Supported Contribution – Opinion
Rhythm Management of the Atrial Fibrillation Patient: Practical Implementation of the 2012 ESC Guidelines K a t rina Mou n t f o r t , M e d i c a l Wr i t e r , R a d c l i f f e Ca r d i o l o g y R ev iewed for a c c u r a c y b y : K a r l - H e i n z Ku c k 1 a n d Ri c h a r d S c h i l l i n g , 2 1. Asklepios Klinik St Georg, Hamburg, Germany; 2. St Bartholomew’s and Queen Mary University, London, UK
Abstract A symposium at the 2014 European Society of Cardiology (ESC) congress reviewed the 2012 update of the ESC guideline on rhythm management of atrial fibrillation (AF) patients. The guidelines now include catheter ablation of AF as first-line therapy in selected patients with symptomatic, paroxysmal AF. A panel comprising electrophysiologists and cardiologists discussed four clinical cases that illustrated the challenges faced in the day-to-day treatment of AF patients and how these guidelines can help inform treatment decisions. Among the key discussions were the importance of early treatment of AF and the dilemma faced in treating AF patients with recently implanted stent, where the risk of stroke must be balanced against the risk of stent thrombosis. The panel considered that among selected patients with paroxysmal AF and no structural heart disease, catheter ablation is reasonable as first-line therapy.
Keywords Atrial fibrillation, catheter ablation Disclosure: Prof. Kuck has received research grants from Biosense Webster, Stereotaxis, Medtronic, St Jude, Cardiofocus and Abbott, and speakers bureau honoraria from Biosense Webster, Medtronic, St Jude, Cardiofocus, Abbott, and Biotronik. Prof. Schilling has received research grants from Biosense Webster, Medtronic, St Jude Medical, Biotronik and Boston Scientific, and speakers bureau honoraria from Daiichi Sankyo and Boehringer-Ingelheim. Received: 17 September 2014 Accepted: 20 November 2014 Citation: European Cardiology Review, 2014;9(2):120–2 Correspondence: Katrina Mountfort, Medical Writer, Radcliffe Cardiology, 7/8 Woodlands Farm, Cookham Dean, Berks, SL6 9PN. E: firstname.lastname@example.org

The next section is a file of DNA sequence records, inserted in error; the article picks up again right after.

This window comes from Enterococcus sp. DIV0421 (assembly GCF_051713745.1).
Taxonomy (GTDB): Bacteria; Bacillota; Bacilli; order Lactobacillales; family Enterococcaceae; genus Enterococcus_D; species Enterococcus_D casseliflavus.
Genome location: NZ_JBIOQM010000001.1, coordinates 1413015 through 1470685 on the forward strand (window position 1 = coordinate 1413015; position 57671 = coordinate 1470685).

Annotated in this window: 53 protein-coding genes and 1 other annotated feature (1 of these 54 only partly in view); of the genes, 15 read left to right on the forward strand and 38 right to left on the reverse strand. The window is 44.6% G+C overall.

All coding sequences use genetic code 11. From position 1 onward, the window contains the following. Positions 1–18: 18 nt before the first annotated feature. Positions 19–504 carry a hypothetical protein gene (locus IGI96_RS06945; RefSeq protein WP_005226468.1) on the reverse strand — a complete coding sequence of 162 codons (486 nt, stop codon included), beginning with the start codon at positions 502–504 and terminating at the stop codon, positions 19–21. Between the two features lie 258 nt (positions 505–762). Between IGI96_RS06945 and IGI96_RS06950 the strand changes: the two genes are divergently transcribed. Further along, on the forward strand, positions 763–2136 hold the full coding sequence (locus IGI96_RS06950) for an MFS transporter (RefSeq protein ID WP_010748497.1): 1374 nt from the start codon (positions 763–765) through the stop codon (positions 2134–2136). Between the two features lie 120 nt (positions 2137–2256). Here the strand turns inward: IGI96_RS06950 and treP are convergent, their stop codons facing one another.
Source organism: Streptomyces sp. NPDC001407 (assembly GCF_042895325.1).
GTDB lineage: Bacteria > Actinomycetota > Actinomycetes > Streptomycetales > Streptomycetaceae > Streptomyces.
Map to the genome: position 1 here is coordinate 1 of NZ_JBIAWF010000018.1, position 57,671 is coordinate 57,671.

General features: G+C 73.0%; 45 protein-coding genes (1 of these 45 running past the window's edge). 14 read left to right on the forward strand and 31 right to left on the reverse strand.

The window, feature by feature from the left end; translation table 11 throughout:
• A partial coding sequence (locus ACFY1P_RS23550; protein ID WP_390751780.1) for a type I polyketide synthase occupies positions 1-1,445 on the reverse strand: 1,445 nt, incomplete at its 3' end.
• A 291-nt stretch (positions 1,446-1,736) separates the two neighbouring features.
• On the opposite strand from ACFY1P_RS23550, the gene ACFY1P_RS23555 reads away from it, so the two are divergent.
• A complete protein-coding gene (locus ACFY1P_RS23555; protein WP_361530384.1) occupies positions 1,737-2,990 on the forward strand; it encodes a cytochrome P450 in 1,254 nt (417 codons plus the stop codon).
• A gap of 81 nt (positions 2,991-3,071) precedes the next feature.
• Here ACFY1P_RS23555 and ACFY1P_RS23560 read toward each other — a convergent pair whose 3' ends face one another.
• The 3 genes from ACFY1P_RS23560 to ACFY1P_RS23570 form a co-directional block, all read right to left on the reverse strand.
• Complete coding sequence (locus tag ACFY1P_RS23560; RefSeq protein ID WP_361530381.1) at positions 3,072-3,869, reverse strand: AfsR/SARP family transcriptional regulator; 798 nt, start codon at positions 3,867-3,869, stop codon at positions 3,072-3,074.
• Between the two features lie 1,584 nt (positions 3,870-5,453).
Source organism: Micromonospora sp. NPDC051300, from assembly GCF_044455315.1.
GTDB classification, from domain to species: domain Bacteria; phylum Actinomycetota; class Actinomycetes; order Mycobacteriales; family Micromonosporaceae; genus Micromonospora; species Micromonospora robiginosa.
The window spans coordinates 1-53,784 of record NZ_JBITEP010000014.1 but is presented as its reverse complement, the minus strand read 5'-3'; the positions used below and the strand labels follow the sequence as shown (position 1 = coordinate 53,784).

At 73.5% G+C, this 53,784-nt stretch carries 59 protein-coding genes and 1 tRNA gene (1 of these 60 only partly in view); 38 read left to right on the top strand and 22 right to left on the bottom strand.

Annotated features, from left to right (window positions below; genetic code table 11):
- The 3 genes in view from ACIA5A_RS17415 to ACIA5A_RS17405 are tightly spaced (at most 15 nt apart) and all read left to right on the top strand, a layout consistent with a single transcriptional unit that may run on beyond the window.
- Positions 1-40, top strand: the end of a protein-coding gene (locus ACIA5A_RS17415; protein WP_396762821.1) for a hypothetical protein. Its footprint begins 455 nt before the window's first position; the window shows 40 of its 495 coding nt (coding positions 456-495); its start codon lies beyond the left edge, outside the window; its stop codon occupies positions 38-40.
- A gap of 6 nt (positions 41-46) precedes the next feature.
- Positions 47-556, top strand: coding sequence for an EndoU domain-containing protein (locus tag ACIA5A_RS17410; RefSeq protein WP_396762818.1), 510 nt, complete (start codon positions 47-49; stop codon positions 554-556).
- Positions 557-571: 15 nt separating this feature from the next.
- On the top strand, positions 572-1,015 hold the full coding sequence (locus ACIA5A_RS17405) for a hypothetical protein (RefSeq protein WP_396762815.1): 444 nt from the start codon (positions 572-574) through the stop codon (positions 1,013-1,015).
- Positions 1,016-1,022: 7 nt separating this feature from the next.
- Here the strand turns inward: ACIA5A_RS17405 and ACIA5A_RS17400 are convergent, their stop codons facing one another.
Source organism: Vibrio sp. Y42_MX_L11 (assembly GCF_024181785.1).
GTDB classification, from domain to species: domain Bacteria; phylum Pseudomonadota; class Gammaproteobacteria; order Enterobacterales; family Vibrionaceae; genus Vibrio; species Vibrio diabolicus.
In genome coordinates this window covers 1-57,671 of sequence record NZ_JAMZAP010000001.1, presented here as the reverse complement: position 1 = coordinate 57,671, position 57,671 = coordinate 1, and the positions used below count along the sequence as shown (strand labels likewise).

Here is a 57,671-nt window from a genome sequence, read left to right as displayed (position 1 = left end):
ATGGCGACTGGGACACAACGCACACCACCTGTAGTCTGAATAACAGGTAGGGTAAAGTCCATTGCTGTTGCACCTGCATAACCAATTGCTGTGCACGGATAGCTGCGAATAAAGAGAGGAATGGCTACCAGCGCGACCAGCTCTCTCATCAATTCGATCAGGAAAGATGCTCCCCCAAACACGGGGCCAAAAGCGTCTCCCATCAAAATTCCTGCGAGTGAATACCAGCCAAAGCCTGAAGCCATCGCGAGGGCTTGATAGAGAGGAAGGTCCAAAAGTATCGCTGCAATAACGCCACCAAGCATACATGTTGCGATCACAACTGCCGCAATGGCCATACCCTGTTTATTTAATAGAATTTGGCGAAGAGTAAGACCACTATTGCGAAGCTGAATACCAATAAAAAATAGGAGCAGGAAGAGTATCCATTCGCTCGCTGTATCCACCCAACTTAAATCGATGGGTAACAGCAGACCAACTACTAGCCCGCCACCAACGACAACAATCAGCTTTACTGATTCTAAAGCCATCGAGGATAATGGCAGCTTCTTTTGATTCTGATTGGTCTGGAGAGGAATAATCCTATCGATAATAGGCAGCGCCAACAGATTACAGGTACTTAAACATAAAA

Atrial fibrillation (AF) is the most common arrhythmia and is associated with increased risk of stroke, heart failure and mortality.1 Following increased therapeutic options for AF, an update in guidelines for management of AF has been published. A symposium, chaired by KarlHeinz Kuck, Hamburg, Germany, was held at the European Society of Cardiology (ESC) congress in Paris on the 2nd September 2014. It aimed to inform cardiologists of the 2012 ESC guidelines and also to foster a “shared care” approach between electrophysiologist and cardiologists. An update of the 2010 ESC guidelines for the management of AF, developed with the European Heart Rhythm Association, was published in 2012.2 The definitions of AF are: paroxysmal AF (PAF) is AF of duration 48 hours or less but a maximum of 7 days. Permanent AF is AF that persists for at least 7 days or requires a cardioversion,
or long standing persistent AF lasting more than a year, as well as permanent AF in which physician and patient accept that AF should not be converted.3 The ESC guidelines have incorporated patient choice into the treatment paradigm (see Figure 1). In addition, for the first time, the guidelines state that catheter ablation is recommended in patients who have symptomatic recurrences of AF on antiarrythmic drug therapy and who prefer further rhythm control therapy (class I recommendation). Catheter ablation should be considered as first-line therapy in selected patients with symptomatic PAF as an alternative to antiarrhythmic drug therapy (class IIa). These recommendations follow a clinical trial that demonstrated that, among patients with PAF without previous antiarrhythmic drug treatment, radiofrequency ablation resulted in a lower rate of recurrent atrial tachyarrhythmias at 2 years compared with antiarrhythmic drugs.4 n
Application of the ESC Guidelines to Real Life Cases Presented by Richard Schilling, London, UK
In order to illustrate the challenges of AF management, Professor Schilling presented four real-world cases for discussion by a panel of expert cardiologists.
Case 1 Case 1 was a 55 year-old man with symptomatic PAF. The patient had
Rhythm management AF-FINAL.indd 120
no previous history of cardiovascular disease (CVD) or other relevant medical history. Professor Schilling proposed a thyroid function test (TFT) but not an echocardiogram; the latter would not, in his opinion, have a significant impact on patient management. The patient had a CHA2DS2-VASc score of 0 and therefore did not need anticoagulation. However, the panel considered that an echocardiogram was essential
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European Cardiology Review Volume 9 Issue 2 Winter 2014